William H. Watterson

William H. Watterson, clerk and master of the chancery court of Hawkins County, was born in the county in what is now the Ninth Civil District, November 19, 1836. He is the son of Henry and Lydia (Hutchison) Watterson. His father was of Irish descent, and was born in Ireland. His mother came from Tennessee to North Caroling, and was of Scotch and German descent. Her ancestors came from Maryland to Tennessee at an early date. The father was born in Hawkins County before it became one of the United States, in 1795, and died in Hawkins County February 12, 1877. The mother was born in Hawkins County, July 22, 1799, and died in the same county February 28, 1876. They were married in this county about 1833. The father was a farmer, though he was engaged in teaching school in his early life. He was educated at Greeneville College. He was third or fourth cousin to Henry Watterson, of the Louisville Ky. Courier – Journal. Our subject is the second of four children. He secured a collegiate education in his youth, which was commenced in the common schools of the county, and completed at Emory and Henry College, Virginia, which college he entered in August, 1833, and continued his studies until June, 1859, at which time he received his diploma. He then read law two years under Hon. L. C. Haynes, of Knoxville. In May, 1861, he entered the Confederate States service, enlisting in Company K, which was the first company from Hawkins County, and served until July, 1862, at which time he received a discharge, on account of ill health, and, after an absence of two months, he reentered the service at Knoxville, Tenn., and afterward was with the Cavalry in Virginia. He surrendered in North Carolina in 1865, lacking only two days of being out four years. One year after the war he commenced the practice of law at Rogersville, and was thus engaged up to 1884, when, on account of ill health, he retired. In October, 1885, he was appointed by Chancellor C. J. St. John, and now holds his present office. On September 15, 1870, he married Miss Minerva B. Riley, daughter of John D. and Alice M. (Kyle) Riley. She was born April 5, 1849. This union has resulted in eight children. Our subject is a Democrat, and he and his wife and two daughters are members of the Presbyterian Church.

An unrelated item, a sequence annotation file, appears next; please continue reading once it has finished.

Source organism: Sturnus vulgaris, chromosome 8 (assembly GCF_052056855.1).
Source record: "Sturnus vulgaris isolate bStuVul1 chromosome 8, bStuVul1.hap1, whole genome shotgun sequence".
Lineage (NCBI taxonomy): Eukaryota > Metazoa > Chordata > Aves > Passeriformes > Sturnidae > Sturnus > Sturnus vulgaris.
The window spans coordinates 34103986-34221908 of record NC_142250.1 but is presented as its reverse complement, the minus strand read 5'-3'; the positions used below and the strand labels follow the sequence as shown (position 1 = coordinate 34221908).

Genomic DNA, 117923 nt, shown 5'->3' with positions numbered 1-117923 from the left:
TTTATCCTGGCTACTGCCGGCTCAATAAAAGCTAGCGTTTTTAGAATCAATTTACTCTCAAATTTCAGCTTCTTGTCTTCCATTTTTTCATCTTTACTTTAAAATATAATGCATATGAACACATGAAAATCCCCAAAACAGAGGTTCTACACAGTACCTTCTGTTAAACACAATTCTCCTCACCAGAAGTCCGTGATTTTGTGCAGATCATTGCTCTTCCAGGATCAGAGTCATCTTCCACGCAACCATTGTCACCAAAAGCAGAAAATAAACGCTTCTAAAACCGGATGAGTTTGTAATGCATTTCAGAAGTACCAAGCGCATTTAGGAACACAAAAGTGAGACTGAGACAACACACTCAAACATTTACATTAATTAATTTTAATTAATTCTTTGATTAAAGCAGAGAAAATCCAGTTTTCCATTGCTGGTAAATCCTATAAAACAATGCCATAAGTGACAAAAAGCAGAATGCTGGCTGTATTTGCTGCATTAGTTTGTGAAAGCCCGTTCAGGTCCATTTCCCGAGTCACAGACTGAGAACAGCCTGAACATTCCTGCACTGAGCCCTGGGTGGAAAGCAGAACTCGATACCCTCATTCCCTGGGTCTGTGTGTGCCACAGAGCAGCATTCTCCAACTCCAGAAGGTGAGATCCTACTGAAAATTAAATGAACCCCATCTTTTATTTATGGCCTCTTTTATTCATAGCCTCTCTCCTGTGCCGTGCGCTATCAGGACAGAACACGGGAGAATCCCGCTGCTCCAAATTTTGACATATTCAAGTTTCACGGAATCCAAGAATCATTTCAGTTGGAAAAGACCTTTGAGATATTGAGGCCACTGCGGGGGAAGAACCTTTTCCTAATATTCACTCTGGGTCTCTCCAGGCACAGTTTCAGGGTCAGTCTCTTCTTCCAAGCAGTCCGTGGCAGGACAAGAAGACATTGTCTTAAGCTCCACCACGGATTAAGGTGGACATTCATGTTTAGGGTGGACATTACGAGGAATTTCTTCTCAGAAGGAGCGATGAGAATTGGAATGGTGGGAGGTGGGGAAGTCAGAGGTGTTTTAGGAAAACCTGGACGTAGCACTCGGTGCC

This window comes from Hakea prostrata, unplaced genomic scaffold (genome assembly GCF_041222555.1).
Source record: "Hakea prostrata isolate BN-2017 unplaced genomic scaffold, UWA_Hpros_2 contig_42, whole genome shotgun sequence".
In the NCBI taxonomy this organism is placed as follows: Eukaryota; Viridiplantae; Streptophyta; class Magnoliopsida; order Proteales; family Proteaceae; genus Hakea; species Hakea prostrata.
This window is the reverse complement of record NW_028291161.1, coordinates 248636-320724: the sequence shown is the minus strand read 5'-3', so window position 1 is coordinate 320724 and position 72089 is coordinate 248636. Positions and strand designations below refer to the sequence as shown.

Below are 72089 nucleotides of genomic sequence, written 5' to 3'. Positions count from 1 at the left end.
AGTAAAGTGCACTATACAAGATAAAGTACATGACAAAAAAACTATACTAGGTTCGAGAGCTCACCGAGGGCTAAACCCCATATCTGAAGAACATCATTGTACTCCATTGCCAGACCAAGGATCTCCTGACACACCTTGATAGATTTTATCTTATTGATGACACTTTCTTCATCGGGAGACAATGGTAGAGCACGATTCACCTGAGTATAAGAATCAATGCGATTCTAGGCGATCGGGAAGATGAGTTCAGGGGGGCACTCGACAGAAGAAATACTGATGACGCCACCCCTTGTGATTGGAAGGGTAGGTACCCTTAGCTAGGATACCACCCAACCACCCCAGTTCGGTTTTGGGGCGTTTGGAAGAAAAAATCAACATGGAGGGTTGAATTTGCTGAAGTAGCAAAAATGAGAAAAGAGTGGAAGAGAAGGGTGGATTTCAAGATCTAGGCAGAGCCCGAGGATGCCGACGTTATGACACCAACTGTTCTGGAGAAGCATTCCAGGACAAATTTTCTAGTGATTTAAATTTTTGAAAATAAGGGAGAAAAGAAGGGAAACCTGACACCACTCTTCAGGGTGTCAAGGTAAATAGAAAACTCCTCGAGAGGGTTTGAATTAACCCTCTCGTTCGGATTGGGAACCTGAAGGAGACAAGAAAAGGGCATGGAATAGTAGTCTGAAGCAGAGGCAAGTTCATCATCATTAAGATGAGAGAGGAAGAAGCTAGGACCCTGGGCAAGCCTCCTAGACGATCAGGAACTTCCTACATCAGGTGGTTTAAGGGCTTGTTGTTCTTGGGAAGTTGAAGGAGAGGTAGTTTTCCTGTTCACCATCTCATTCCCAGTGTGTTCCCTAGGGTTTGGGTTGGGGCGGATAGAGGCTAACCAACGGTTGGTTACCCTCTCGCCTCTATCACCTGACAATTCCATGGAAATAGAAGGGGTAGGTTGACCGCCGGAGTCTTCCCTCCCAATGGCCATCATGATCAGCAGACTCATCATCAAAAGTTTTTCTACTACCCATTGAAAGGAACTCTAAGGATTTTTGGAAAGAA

Transcribed by Betty Mize from Goodspeed’s History of Tennessee, 1886.

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